Siem Reap and the Angkor region
Trip planning was an enriching experience, poring over several forums and reviews for weeks, highly enjoyable, useful and exciting. Thank you.
We used the e-visa option. The Ministry of Foreign Affairs e-visa service turned out to be extremely efficient. I contacted enquiry, the govt official's email response was that there is only one e-visa web facility, while there are a number of fake ones. I submitted the visa application for three (13 y/o son, spouse and self) on Saturday night and the e-visa was in my mailbox on Monday morning. The official Govt web site is http://www.mfaic.gov.kh/evisa/Default.aspx.
Day 1, April 7, 2011:
Our short stop over at Kuala Lumpur airport was quiet in the early morning. Coffee and breakfast was enough to keep us going.
Arrival at Siem Reap was around noon. First impression of SR airport was that of a clean, laid back place, geared up to welcome visitors.
Immigration was a very simple process, the line was short and we were done in a few minutes. Visitors need to hand over a copy of the e-visa printout to Immigration officials on arrival and another one at departure. So do keep a few copies of the e-visa with you.
Our baggage arrived within a few minutes (always a relief..!!), and we walked out to see a number of phone booths representing telecom providers.
Our tuk-tuk driver Tula Kut had been recommended by a regular poster in the TA forum. He was waiting for us with a placard, a broad smile crossing his face. There was just enough space for our luggage, and off we went.
We had chosen the Golden Temple Hotel, High School Road, less than 1 km from the Market and Pub Street area, a quiet hotel with super staff and ambience.
We were welcomed with refreshing, cool tea...
... and snacks on arrival.
Being our first time to Cambodia, we had carried along a huge assortment of adapters, but, to our relief, found that most outlets are of the multi-socket type, with both round pin and flat pin sockets. We did not need to use any of our adapters. Voltage is 220V.
The room turned out to be of a comfortable size for three, with simple, yet elegant decor. TV, with a few CDs that included the story of the Angkor region and the Killing Fields.
The first thing to do, after a shower and lunch, was to get hold of the Angkor Temples pass. Tula Kut was back by 4PM, and off we went, down the pleasant and clean streets of SR town. We were almost the first in line, and opted for the US$40 pass for 3-days. It turned out that the ticket centre accepts US$ currency notes and does not accept credit cards. We were caught by surprise, being short of notes. Off we went, looking for an ATM. Tula Kut know where to find one. ATMs are not found in plenty. The ATM in the museum complex was not operational, oh no, however, we found another ATM quickly enough on the street nearby.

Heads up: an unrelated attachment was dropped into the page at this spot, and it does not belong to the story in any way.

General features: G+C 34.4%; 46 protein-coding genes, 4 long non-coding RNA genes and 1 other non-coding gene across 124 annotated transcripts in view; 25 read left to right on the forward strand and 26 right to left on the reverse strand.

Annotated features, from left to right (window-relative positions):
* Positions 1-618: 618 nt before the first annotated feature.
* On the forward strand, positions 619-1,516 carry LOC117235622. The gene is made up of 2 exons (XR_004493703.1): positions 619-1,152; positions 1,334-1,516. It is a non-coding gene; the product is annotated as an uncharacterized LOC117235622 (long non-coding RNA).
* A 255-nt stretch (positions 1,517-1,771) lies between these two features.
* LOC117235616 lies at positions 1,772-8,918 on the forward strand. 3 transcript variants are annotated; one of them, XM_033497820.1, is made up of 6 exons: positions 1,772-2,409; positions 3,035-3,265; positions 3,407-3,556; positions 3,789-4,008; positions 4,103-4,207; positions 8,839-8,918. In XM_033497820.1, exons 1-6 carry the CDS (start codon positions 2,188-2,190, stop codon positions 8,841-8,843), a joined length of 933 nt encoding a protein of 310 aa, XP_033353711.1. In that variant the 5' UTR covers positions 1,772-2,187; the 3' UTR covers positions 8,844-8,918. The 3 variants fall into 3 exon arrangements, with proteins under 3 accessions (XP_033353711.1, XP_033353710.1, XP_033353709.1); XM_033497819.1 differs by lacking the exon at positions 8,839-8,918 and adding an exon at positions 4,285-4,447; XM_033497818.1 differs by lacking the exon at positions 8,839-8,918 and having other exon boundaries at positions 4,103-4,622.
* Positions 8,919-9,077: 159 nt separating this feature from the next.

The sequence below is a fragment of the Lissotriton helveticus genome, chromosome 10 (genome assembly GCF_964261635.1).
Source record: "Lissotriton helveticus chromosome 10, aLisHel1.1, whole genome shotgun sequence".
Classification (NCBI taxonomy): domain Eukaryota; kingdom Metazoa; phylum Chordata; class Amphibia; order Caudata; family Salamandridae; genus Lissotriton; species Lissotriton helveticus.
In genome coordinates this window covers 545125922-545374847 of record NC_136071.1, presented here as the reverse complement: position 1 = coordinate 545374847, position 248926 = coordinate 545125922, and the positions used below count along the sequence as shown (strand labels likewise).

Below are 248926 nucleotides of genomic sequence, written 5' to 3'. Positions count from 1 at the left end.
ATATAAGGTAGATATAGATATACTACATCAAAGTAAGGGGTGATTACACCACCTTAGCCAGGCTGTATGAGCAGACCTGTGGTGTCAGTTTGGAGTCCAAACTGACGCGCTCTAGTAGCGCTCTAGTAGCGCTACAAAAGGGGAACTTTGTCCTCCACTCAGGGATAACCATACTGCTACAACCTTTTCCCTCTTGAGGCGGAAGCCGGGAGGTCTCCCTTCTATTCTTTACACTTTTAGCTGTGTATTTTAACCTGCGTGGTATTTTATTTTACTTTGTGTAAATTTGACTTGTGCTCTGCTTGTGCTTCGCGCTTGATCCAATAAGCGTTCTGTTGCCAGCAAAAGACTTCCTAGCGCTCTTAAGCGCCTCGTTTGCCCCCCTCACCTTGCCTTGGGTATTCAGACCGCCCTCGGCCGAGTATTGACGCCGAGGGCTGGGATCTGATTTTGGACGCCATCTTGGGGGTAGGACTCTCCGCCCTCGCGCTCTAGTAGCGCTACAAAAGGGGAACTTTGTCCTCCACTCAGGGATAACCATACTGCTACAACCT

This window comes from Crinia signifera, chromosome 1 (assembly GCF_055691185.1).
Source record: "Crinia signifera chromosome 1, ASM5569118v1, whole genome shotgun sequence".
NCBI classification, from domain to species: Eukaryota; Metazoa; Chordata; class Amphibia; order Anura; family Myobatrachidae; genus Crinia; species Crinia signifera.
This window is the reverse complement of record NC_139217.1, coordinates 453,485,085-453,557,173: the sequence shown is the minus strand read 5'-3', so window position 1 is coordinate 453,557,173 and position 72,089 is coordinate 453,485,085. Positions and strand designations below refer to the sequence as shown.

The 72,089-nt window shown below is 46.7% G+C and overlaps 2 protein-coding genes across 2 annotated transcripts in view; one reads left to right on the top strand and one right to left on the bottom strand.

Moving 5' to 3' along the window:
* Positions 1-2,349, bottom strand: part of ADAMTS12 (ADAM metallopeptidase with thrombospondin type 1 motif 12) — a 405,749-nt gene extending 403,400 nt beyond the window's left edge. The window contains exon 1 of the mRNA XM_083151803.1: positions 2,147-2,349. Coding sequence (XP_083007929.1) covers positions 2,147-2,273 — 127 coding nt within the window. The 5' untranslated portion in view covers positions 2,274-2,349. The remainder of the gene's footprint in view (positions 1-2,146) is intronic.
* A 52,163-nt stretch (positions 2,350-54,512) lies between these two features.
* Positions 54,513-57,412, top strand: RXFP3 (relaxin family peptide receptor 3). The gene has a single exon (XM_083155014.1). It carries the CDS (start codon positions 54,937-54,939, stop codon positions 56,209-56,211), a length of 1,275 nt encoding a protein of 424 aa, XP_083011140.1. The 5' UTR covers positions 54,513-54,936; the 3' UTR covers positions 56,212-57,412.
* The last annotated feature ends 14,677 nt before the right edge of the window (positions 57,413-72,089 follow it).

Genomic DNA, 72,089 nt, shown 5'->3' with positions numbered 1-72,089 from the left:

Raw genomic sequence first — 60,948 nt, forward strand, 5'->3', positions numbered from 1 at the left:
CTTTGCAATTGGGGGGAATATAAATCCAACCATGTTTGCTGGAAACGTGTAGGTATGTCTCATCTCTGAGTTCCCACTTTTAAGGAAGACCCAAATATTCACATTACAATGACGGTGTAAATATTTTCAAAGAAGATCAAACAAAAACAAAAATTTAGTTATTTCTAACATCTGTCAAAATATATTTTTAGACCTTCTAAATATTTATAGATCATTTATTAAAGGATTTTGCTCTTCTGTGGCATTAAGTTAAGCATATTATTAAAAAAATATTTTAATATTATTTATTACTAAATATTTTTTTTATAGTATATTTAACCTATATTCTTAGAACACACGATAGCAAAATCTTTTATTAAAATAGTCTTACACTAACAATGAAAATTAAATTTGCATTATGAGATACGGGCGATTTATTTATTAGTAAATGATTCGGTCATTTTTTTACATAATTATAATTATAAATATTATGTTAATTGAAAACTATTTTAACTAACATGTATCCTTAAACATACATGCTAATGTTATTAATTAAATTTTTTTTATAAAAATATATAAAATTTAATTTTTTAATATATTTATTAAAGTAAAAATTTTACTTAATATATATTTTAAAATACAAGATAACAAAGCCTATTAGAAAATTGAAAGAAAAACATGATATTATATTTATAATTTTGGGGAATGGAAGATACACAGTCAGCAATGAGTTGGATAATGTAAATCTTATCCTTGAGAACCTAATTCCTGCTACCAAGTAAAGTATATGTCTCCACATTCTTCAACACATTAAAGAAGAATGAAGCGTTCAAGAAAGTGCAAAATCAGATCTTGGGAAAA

ATMs provide you US$ notes. There was a US$4 access charge per transaction (April 2011) for the ANZ machine.
Quickly back to the Temple pass office, the line had grown a little longer. The pass making process is quick, though, aided by a Web cam and a smiling thank you with folded hands. Armed with our passes, we headed out to the temple region by about 5:00PM.
Angkor, at last..!! A dream come true..!! After years of wondering what the mysterious jungles would uncover.
Angkor Wat was all golden a little before sunset. We rode by, wanting to spend considerably more time on another day, and went along to the much debated and controversial Phnom Bakheng. There have been so many discussions around this sunset spot that we thought we must take a look.
Handicraft and book sellers greeted us. Mostly little girls. You buy this book? Not now? Later? You buy from me when you come down? I wait for you, ok? I give you cheaper price, ok?
Hundreds of people were rushing up. A few stately, slow elephants, as well. Hundreds of people rushing down before it gets too dark. The wooded trail is really lovely, with a few slippery spots with loose sand. We took time to stroll up and enjoy the cool air. There are a few sunset spots along the way, the light of the setting son is reflected off the reservoir in the distance.
The temple dates back to the 9th century, a highly threatened monument as a result of thousands of people clambering up and down daily to view the sunset. The sight of hundreds of tourists perched up on the temple was not a particularly pleasant sight.
We found the rays of the setting sun against the temple to be a lovely sight, and preferred not to climb up inside the temple. It was getting dark as we walked down. The sun and the sunlight reflected off the reservoir looked even lovelier.
It was then time to do the most important thing to stay connected, which is to buy a local GSM SIM card for the mobile phone. It turned out to be a relatively easy task. Though I was not carrying my Indian passport, my Indian driving license was adequate identity proof at the telecom showroom. We were gifted 50% bonus talk time because of the upcoming Khmer New Year.
Having read much about Khmer food, it was time to sample a variety of veg, chicken and fish cuisine (including Amok) at Khmer Kitchen Restaurant along the Alley parallel to Pub Street.
The gardens and pool at the Golden Temple Hotel were subtly lit up in the late evening.
It had been an exciting first day in Siem Reap and the Angkor area.